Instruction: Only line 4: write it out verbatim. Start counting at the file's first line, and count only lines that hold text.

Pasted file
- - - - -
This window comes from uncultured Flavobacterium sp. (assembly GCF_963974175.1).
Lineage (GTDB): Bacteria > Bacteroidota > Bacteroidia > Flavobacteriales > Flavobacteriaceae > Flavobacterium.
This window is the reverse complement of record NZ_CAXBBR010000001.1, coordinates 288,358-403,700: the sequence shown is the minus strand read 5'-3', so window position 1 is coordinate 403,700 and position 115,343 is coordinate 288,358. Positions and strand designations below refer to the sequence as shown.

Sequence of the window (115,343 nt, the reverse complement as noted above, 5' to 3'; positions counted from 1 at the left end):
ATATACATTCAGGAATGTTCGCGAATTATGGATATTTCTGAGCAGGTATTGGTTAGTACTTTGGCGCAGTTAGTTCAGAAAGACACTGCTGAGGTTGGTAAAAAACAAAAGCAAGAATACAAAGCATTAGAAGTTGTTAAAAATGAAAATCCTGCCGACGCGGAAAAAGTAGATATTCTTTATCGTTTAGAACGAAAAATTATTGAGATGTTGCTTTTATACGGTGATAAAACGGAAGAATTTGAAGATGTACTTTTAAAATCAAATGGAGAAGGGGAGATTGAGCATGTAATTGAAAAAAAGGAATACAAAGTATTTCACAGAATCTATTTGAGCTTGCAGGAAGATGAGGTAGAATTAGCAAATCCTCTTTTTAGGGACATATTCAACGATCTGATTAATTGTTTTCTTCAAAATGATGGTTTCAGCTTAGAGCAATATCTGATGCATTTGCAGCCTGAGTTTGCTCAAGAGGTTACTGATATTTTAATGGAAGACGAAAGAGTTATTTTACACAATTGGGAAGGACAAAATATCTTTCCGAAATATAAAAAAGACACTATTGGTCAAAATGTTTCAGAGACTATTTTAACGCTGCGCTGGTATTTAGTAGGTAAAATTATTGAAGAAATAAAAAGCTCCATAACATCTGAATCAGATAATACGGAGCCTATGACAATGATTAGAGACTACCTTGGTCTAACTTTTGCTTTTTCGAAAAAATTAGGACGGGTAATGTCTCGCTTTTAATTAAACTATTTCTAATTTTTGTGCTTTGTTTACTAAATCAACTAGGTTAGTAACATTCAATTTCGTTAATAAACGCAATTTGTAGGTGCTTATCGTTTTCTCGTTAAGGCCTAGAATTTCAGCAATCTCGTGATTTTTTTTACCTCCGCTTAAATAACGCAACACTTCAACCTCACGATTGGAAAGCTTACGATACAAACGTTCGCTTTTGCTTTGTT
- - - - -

Sequence of the window (115,343 nt, the reverse complement as noted above, 5' to 3'; positions counted from 1 at the left end):